All kinds of animals are shown in varying settings to illustrate antonyms and contrasting concepts.
Flat illustrations that look digitally composed are shown on mostly white backgrounds, with just the descriptor in easy-to-read sans-serif type. The contrasting concepts are illustrated opposite each other on the spreads. Thus, the lower portion of a giraffe (from the neck up is off the page) is illustrated with the word “high” opposite a snake in the grass, which is “low”; a tangled spider’s web is shown with the word “messy” and the remade web on the opposite page with the word “tidy.” The animals are connected with their own visual logic, so distant African antelopes represent “far,” and a scary close-up of a tiger’s face illustrates “close.” The text is sometimes subtly angled or differently sized to represent a given concept but remains easily legible for a beginning reader. The titular concept, “alone/together,” visually illustrates how ants work independently and together to demolish a leaf. In spite of their extreme simplicity, Clayton Junior’s illustrations successfully convey in scale and color the concepts being illustrated, and each spread tells a story that a skillful adult could expand on when reading with a child. A few images may be hard to interpret, particularly the bats in “sleepy/awake.” The whole impression is somewhat bland and clinical, however.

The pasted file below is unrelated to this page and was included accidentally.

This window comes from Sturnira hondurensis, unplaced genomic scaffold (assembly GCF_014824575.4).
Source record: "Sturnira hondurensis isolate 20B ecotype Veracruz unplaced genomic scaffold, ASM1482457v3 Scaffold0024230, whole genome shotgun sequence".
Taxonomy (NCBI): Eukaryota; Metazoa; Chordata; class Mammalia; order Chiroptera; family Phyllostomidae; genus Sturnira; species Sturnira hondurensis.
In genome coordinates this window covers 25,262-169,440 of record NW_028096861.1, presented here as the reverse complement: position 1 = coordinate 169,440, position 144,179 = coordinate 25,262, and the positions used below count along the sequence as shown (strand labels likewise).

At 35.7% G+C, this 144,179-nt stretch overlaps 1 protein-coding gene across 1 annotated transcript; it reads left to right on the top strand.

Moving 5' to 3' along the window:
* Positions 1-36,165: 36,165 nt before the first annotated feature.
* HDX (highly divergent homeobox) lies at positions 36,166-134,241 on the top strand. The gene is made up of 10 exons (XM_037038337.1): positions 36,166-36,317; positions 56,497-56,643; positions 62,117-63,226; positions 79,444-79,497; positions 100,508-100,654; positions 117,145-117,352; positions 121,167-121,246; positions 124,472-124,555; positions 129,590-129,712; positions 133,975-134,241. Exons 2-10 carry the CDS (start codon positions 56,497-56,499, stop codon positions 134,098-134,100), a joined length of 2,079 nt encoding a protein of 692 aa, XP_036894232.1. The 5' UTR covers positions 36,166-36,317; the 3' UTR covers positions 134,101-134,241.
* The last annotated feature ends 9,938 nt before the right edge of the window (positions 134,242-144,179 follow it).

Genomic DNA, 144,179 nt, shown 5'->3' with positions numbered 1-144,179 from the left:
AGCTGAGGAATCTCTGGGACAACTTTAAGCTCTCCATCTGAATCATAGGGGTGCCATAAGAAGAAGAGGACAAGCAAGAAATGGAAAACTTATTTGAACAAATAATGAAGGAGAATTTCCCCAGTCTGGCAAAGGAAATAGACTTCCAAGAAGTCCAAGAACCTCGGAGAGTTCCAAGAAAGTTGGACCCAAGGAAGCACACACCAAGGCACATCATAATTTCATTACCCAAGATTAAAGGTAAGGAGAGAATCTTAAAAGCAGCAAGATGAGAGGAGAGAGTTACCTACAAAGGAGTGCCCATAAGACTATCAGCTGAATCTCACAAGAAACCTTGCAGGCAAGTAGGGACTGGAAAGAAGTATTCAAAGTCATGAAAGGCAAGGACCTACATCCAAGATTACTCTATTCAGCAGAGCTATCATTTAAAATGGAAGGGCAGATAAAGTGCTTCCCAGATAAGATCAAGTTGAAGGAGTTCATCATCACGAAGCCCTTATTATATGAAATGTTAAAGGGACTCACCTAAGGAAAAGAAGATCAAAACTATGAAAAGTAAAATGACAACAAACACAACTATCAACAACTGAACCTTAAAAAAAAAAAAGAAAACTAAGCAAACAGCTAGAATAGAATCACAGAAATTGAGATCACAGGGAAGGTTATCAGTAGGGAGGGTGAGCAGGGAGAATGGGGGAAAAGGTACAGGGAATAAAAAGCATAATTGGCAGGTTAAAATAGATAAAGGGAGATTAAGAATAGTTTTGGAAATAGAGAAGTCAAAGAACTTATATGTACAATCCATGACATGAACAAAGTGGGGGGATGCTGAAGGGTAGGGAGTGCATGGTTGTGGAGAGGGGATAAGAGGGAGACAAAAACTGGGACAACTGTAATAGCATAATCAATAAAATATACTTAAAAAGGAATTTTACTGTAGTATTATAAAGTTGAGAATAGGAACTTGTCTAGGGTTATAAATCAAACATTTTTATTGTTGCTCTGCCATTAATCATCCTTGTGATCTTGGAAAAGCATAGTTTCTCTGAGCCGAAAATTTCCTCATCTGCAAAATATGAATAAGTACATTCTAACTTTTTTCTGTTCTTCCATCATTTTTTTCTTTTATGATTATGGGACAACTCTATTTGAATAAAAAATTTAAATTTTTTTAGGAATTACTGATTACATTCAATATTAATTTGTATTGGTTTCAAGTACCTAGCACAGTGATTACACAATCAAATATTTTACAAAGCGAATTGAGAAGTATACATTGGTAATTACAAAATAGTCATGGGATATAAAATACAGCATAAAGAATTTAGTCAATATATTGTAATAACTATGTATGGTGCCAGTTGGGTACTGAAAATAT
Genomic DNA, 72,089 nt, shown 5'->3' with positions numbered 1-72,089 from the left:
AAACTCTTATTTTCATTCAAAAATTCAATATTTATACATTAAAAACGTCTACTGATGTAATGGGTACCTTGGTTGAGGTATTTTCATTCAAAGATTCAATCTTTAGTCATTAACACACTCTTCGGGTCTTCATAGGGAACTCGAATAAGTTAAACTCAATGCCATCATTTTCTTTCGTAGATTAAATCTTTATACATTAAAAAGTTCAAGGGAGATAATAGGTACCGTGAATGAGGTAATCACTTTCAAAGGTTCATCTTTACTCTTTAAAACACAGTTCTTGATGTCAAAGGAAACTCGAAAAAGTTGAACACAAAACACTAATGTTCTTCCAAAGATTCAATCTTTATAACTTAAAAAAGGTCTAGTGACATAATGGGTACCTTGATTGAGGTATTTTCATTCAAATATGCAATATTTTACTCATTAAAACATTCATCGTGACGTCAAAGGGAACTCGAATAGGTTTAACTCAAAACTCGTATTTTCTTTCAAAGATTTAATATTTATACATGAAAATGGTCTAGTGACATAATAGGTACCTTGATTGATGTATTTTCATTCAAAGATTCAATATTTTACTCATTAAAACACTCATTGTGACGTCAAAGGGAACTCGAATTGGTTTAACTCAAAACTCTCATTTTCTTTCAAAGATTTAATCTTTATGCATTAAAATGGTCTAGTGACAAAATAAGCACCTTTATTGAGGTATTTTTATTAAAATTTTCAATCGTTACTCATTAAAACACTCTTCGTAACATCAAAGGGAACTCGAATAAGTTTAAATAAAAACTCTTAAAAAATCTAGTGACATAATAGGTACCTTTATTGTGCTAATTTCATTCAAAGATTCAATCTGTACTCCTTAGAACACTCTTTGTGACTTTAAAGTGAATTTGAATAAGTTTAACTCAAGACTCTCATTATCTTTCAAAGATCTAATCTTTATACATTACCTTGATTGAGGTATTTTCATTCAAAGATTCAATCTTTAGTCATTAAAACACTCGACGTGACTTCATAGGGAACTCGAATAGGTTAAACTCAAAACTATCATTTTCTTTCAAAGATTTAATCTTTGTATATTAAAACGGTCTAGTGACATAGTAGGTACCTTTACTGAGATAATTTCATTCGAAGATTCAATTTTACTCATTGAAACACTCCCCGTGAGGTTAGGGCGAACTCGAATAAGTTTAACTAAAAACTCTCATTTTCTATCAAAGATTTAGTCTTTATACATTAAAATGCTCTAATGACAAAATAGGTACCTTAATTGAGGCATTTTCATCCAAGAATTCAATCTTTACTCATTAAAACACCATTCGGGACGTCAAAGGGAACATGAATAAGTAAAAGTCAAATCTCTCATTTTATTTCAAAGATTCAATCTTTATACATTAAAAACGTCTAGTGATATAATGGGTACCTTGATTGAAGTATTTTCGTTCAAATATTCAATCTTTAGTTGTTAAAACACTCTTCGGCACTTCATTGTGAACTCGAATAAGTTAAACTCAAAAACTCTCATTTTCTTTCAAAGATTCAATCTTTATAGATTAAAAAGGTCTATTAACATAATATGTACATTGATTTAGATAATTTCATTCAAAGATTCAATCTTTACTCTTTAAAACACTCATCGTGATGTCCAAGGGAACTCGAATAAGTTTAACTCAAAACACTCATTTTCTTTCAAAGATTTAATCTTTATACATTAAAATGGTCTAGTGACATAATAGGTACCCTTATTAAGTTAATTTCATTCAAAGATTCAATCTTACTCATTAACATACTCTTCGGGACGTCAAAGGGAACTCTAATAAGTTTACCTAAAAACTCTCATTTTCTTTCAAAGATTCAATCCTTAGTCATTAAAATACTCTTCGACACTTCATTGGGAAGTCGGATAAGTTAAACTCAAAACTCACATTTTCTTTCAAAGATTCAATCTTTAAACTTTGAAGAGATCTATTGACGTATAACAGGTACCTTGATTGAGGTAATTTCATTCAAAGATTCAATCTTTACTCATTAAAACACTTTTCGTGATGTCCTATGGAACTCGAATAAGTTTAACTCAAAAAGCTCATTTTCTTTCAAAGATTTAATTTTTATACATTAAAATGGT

Perhaps not a first choice in the competitive field of opposites books. (Picture book. 3-6)